Money Management Skills
Professor Michael Finke is a Professor of Personal Financial Planning and Director of the Retirement Planning and Living Consortium at Texas Tech University, where he leads the doctoral program-considered the premier academic program in financial planning. He has doctoral degrees in Consumer Science from The Ohio State University and in Finance from the University of Missouri.A longtime advocate for ethical financial advice, Professor Finke is the former president of the American Council on Consumer Interests and serves as an expert on regulatory and legal issues related to financial planning. He is the author of numerous award-winning research articles in the fields of retirement income, investment advice, and investor decision-making. He has also received numerous awards as an instructor of a wide range of financial planning courses, from basic undergraduate personal finance to doctoral-level research methods.He frequently speaks at industry and academic conferences on advanced financial planning topics. As an expert on personal finance issues, Professor Finke has appeared in the national press, including the Wall Street Journal, the New York Times, USA TODAY, Kiplinger's Personal Finance, and SmartMoney. He is also a frequent guest on national radio shows, such as NPR's On Point with Tom Ashbrook.
01: Understanding Your Financial Brain
Begin your course with an examination of the brain to explore the tension between conscious decision-making and the automatic emotional response of our limbic systems. This tension affects many of our approaches to financial management, including our innate aversion to loss, our tolerance of risk, and our investment confidence.
02: Managing Money with Life Cycle Theory
In this lecture, you will reconsider your entire approach to your finances. Life cycle theory is a framework for making financial decisions at different stages in your life, and it offers sound guidance for saving, borrowing, and investing across time. In other words, it's about making sure you get the most out of your money from young adulthood through retirement.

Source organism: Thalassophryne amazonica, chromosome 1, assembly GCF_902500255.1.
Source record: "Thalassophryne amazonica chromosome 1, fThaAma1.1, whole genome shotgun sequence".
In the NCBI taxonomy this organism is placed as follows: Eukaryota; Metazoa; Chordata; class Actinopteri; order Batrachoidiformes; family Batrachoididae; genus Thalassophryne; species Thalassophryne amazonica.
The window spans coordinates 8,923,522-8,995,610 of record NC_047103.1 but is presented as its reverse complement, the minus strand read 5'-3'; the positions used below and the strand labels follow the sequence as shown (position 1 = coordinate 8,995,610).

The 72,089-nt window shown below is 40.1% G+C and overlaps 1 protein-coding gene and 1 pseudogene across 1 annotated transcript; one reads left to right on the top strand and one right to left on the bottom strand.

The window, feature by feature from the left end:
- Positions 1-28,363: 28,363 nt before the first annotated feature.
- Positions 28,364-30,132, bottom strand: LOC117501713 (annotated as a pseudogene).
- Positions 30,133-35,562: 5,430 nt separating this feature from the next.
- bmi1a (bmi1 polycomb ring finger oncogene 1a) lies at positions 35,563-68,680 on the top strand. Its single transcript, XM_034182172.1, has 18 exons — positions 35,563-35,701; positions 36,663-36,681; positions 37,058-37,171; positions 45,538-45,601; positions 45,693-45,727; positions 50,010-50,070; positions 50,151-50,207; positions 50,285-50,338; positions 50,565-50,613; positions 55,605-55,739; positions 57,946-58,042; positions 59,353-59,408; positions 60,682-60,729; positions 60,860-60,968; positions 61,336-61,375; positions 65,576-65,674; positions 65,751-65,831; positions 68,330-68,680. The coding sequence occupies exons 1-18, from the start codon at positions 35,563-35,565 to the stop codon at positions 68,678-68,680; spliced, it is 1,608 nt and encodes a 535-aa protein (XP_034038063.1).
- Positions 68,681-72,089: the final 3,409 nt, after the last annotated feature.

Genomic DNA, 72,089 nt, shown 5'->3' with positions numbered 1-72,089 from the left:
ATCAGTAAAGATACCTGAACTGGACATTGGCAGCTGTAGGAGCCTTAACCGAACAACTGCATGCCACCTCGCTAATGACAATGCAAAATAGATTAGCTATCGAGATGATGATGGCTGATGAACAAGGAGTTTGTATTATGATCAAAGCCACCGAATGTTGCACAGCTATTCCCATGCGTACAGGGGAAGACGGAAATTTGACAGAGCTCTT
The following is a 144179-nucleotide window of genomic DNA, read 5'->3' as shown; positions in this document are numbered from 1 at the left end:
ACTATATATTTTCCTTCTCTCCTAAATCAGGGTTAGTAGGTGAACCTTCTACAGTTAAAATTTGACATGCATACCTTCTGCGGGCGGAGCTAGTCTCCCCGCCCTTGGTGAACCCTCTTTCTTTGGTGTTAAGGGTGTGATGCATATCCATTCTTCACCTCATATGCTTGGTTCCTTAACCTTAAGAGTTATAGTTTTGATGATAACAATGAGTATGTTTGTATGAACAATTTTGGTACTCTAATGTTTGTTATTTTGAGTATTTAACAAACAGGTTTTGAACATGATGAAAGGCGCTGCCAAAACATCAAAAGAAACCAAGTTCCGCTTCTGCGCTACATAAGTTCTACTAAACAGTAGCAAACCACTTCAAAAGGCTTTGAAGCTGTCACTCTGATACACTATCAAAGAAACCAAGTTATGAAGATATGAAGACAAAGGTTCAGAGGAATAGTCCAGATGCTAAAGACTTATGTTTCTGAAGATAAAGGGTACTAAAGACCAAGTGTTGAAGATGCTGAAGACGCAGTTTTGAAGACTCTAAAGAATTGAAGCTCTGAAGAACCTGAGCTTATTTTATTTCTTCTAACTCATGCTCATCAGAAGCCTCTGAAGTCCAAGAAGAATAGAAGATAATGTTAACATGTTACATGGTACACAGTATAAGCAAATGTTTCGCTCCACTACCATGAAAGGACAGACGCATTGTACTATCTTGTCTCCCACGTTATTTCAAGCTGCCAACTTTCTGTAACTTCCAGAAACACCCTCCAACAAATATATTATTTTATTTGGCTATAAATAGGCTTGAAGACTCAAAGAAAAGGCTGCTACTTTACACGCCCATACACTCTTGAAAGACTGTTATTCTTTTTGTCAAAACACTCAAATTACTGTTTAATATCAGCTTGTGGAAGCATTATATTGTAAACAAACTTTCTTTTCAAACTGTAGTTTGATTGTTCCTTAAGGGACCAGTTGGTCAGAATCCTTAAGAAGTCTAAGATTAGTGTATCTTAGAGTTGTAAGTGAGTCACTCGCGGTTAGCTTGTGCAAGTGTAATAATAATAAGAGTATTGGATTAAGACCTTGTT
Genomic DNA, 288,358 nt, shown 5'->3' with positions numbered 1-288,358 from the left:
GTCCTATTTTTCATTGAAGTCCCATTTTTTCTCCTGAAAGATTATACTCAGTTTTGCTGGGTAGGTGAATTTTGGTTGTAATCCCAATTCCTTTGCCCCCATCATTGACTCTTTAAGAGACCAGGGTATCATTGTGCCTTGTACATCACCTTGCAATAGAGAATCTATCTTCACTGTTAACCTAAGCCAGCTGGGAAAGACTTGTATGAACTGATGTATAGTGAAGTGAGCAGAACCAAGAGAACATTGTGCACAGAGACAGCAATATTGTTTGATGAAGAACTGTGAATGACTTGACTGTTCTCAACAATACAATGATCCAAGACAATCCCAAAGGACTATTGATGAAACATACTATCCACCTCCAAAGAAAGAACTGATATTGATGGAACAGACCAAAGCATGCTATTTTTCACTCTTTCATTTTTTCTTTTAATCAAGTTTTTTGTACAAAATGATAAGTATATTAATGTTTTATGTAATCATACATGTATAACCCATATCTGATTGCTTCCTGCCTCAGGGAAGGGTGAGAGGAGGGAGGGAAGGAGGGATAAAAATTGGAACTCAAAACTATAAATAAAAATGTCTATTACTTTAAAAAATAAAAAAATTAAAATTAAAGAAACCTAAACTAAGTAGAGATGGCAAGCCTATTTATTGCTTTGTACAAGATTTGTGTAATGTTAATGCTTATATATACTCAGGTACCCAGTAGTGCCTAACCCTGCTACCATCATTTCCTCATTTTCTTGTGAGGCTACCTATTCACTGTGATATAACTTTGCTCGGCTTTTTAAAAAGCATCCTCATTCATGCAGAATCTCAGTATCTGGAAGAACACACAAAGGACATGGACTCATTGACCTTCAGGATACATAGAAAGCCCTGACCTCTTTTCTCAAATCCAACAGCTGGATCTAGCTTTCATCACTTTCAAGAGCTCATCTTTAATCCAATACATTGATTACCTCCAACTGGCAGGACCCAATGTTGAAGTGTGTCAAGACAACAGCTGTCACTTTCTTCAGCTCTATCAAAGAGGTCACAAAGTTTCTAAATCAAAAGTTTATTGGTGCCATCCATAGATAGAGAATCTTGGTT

03: Basic Investing-Keep It Simple
You don't have to be a financial guru to make wise investment choices. In fact, as you will learn in this lecture, a few basic rules of thumb are all most of us need to make solid financial choices. Review the basics of investment and risk, the importance of diversification, and a simple theory for building a profitable investment portfolio.
04: The Key Financial Instruments
Tour the range of investment options, from liquid assets such as cash and checking accounts to long-term assets such as mutual funds, stocks, and bonds. See what fees and returns you can expect from each type of instrument-and what tax obligations you may incur. Then build a strategy of investment for the long haul.
05: How to Use Credit Optimally
Debt can be intimidating, but when used appropriately, it is a powerful tool. Psychology plays a key role when we take on debt, so it is important to recognize bad habits such as impulsiveness. After getting an overview of credit and credit history, you'll survey the variety of loans available, from credit cards to auto loans to mortgages.
06: Investing in Education
Most economists would agree that education offers one of the highest returns of any investment; however, paying for college often involves taking on student loans. Whether you're a high school student or a parent preparing to pay for your child's tuition, learn the key risks of student loans, and see what tax advantages you might apply toward a college education.
07: The Economics of Home Ownership
After education, home ownership might be the most important financial decision we make in our lifetimes. Is home ownership really a great investment? When should you buy a house versus renting? Examine these questions as well as the basics of obtaining a mortgage. Key considerations include types of loan, mortgage insurance, points, and taxes.
08: Managing Risk with Insurance
Insurance is really about "risk management." The world abounds with perils, and insurance is about estimating the probability of a loss and weighing the cost of insurance versus potential out-of-pocket expenses. Fortunately, some elementary principles help guide you toward critical coverage and help you avoid less beneficial policies.
09: Essential Tax Principles
No discussion of finances can evade the topic of taxes. In this lecture, Professor Finke provides a clear and concise overview of the U.S. income tax system: how our income is taxed, as well as the myriad credits and deductions that are available. His discussion also includes payroll and state taxes, as well as other taxes the average American pays.
10: Saving for Retirement
When should you retire? And how do you save enough to ensure that you're financially covered for the future? This lecture demystifies the retirement savings process with continuing guidance from the life cycle theory of managing money. Explore the different investment options at your disposal-including 401(k)s, IRAs, and annuities-and build a strategy for retirement.
11: Fundamentals of Estate Planning
The goal of estate planning is to prepare your financial affairs to save your relatives from a confusing mess of assets, liabilities, and property transfers after you've passed. Here you'll discover a roadmap for sorting out your affairs, setting up trusts for your assets, and creating a plan for your end-of-life care options.
12: Putting Your Financial Plan Together
Wrap up the course by building a solid and realistic financial plan. You'll learn how to set up a cash-flow statement, prepare a budget for future expenditures, and make a balance sheet for your estate planning process. Then, apply the fundamentals of this course to achieving your financial goals.